```// Declaration of a 65 bit sc_bigint data type
sc_bigint<65> example_bi;

// Assigning data to the sc_bigint data type
example_bi = 8e10;
cout << "example_bi = " << example_bi << endl;
example_bi = -4e10;
cout << "example_bi = " << example_bi << endl;

// Declaration of a 100 bit sc_bigint data type
sc_biguint<100> example_bu;

// Assigning data to the sc_biguint data type
example_bu = 11e10;
cout << "example_bu = " << example_bu << endl;
example_bu = 22e10;
cout << "example_bu = " << example_bu << endl;
```

## Fixed Point Types

When we write C++ code, we often use either the double or float data type to represent decimal numbers.

In both instance, these data types are implemented as IEEE 754 floating point numbers. The float type uses the single precision (32 bit) data format whilst the double type uses the double precision data format (64 bits).

The main reason for this is that floating point numbers provide a highly efficient way of storing decimal numbers. As a result, we can use them to store very large numbers as well as very small numbers.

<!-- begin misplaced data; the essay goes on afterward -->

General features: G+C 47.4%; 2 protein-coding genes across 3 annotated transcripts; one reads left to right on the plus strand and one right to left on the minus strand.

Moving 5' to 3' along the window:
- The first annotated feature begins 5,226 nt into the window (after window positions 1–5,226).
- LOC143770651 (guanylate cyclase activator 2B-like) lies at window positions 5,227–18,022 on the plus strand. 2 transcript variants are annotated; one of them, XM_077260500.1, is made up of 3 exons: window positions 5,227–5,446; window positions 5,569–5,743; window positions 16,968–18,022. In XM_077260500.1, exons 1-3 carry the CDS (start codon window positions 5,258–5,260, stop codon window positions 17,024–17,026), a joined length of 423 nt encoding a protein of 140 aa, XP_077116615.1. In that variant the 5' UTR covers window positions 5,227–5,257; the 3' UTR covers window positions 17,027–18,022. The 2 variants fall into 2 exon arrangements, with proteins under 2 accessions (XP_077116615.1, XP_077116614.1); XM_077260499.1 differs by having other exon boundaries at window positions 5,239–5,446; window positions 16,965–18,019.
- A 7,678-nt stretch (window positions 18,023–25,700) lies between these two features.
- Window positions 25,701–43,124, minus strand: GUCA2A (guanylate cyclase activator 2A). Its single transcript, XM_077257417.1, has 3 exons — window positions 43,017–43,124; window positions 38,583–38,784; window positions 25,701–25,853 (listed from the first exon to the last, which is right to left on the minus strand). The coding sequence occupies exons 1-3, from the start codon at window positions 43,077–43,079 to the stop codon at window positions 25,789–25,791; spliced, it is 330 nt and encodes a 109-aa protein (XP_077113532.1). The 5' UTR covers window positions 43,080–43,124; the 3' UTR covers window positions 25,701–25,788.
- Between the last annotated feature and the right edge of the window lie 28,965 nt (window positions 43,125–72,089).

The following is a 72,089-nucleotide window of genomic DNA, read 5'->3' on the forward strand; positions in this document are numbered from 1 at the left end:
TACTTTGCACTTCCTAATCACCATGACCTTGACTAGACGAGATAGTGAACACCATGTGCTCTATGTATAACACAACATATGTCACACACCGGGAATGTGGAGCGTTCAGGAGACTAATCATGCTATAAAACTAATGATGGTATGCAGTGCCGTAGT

However, one drawback of using floating point numbers is that performing calculations on this type of data is complex and inefficient.

For this reason, we often prefer to use fixed point numbers when we represent decimal numbers in an FPGA.

When we use this approach, we can use standard binary adders, subtractors and multiplier circuits. As these circuits are highly efficient, we can achieve greater throughput when we use fixed point numbers.

As a result of this popularity, the SystemC libraries have some in-built data types that allow us to easily model fixed point numbers.

Like most of the data types we have talked about so far, these types are implemented using generic C++ classes. As a result of this, we have to provide several parameters when we declare a variable that uses these types.

The syntax below shows the general syntax we use to declare a fixed point number in SystemC.

```sc_fixed<<wl>, <iwl>, <qmode>, <omode>, <bits>>
```

We can omit the <qmode>, <omode> and <bits> fields when we declare an sc_fixed or sc_ufixed data type. When we do this, these fields are assigned default values.

We use the sc_fixed data type to declare signed numbers and the sc_ufixed data type to declare unisgned numbers.

As we can see, the sc_fixed and sc_ufixed data types are a bit more complex than the other data types we have discussed.